Rated 5 out of 5 by from An amazing contemporary that will make and break your heart The Serpent King by Jeff Zentner effervesces with the warmth and darkness of a small Southern Gothic town. Zentner creates an atmosphere that is both stiflingly oppressive and starkly beautiful – a landscape where both ramshackle homes and restored Victorians can coexist, where there’s dignity in both wanting to leave a small town and wanting to stay. It’s the beginning of senior year, and our main characters, Lydia, Travis and Dill are best friends looking to the future. For Lydia, the future looks bright. She’s a popular fashion blogger with a massive following and opportunities seeking her in New York City, where she hopes to go to college next year. For Travis, the future looks like more of the same, making an honest living at the lumberyard and as a mechanic, while living most of his internal life lost in Bloodfall, a fantasy book series. For Dill, the future looks bleak, scraping by a living with his mother while trying to live down the legacy of his father, a disgraced, imprisoned local preacher of an extreme ministry who would convince his congregation to handle poisonous snakes to prove their faith in Christianity. The characters leapt off the page at me. I loved Dill and Travis, but as a former fashion blogger, I saw so much of myself in Lydia. While I was never as successful as she is, so many of her thoughts throughout the novel were mine. Dill’s struggles against his very religious parents were more extreme than mine were, but nevertheless, that feeling of trying to figure out myself when everyone believes something else was foreordained for me, is something that resonated. And Travis’ online life and desire to live in his imagination is something that any book lover will identify with. Throughout the early parts of the book, you get the feeling that this trio can survive anything, whether it’s crappy dads or bullying. All three, are, of course, outcasts at their school, bullied and made fun of. In some ways, their friendship is built upon the fact that like-needs-like; and there is no one else like them in town. But it goes deeper than that. Through descriptive flashbacks, we see how they became friends and just how much of a choice their friendship was…and how friendship can be life-saving and life-changing when it is built upon genuine care and not just common interest. And then tragedy strikes. And between grief and loss and pain, things change and move. I feel like I’m just babbling here, but honestly? There is no way I can put this book into words. It pulsates with feelings, it lives and breathes with fate-vs.-choice movement, bantery dialogue, and stunning description. If I have qualms, it’s that the occasional mix of these three sometimes felt jarring and not smooth. There was a touch too much telling in the writing style. Nevertheless though, this book captivated me. The raw feeling, the real characters and the writing style had me crying and laughing, reading late into the night. This is a debut that will break your heart – and then remake it, but with shards left on the ground for you to stare at wordlessly. BONUSES: Bantery Banter: Although all of the writing is beautiful, Zentner’s grasp of real teenage dialogue is some of the best I’ve ever read. The banter is smart, fast, and funny, and it’s the interactions of the three main characters, more than anything else, that made me believe in their friendship. Parenthood: each teen’s parents are featured throughout the novel, and while most are pretty terrible (but in a way that was entirely believable), Lydia’s parents are THE BEST. Like, I want to hang out with them, because they are not only great parents but genuinely awesome people. I love seeing parents who are so supportive, but also real and aware of their kids shortcomings. Slow-Burn Romance: This isn’t a book that’s focused on romance, but hot damn, Zentner knows how to write one. Fashion Blogging: Lydia is basically a mix of Tavi Gevinson of Style Rookie and Rookie Mag and Jane Aldridge of Sea of Shoes – she’s that popular, cool, and unafraid to cultivate a style and look that is a mix of high and low fashion pieces. I love that someone in YA is exploring this weirdo world that I was a part of for a very short time – and how we edit and create our image online. Senior Year Choices: I mentioned this in my review, but I love how this book shows that there are options other than university, and while it doesn’t explore every option, it honestly portrays other options as possibilities. THE FINAL WORD: I lost my heart to The Serpent King – it’s undoubtedly one of the best YA contemporaries I’ll read this year. Even though this is Dill, Lydia, and Travis’ book, it’s really Dill’s story. It’s his journey that we follow with the most heartbreak and desperation, and it’s his story that shows us, in alarming relief, just how hard it can be to break free of your circumstances, and how friendship and forgiveness can save and change a life.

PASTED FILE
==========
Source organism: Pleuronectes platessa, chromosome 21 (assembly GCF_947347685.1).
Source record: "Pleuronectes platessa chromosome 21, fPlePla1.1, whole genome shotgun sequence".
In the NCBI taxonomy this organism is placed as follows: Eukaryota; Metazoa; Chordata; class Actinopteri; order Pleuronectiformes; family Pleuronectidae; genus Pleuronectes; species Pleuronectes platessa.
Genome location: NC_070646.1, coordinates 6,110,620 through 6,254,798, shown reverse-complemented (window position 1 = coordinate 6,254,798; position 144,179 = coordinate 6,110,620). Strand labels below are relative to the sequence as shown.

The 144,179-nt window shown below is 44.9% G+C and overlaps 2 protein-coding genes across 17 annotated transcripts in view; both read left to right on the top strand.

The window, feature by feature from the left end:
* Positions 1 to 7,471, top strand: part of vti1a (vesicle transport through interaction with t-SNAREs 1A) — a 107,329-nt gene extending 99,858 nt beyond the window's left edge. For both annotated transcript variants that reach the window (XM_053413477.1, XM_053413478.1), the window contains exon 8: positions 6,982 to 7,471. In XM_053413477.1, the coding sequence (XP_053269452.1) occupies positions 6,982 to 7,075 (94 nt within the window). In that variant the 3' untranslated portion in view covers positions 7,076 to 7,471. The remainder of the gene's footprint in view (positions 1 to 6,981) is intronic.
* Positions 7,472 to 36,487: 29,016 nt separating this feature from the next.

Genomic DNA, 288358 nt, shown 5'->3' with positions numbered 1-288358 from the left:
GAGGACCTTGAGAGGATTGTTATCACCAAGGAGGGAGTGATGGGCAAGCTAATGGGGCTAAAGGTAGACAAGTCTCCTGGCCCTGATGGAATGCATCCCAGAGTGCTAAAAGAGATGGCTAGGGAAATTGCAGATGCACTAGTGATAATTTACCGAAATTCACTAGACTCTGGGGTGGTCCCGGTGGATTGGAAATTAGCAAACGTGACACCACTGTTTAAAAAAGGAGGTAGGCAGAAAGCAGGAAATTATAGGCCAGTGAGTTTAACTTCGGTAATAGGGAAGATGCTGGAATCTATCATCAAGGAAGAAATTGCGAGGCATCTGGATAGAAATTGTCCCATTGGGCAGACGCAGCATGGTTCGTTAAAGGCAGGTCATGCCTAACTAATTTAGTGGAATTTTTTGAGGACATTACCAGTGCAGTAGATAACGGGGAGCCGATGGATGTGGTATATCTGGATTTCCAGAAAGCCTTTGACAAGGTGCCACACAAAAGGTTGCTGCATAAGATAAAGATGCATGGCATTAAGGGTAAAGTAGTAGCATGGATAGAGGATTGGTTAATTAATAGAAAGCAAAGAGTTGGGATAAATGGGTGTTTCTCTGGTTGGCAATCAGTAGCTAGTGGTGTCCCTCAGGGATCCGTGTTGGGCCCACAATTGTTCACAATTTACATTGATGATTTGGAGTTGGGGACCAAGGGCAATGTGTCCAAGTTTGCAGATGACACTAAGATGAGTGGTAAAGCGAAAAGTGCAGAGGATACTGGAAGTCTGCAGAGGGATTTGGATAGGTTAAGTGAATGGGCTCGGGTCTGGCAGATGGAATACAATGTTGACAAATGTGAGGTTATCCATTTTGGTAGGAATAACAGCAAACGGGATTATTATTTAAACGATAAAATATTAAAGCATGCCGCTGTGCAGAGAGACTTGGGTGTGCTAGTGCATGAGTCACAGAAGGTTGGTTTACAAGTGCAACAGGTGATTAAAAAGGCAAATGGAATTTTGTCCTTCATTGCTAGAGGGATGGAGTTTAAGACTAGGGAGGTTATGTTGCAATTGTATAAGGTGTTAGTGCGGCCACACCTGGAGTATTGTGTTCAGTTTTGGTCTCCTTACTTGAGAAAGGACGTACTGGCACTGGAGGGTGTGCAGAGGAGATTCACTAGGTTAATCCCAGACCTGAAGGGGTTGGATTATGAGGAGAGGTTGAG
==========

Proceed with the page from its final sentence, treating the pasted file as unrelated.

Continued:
Date published: 2016-04-08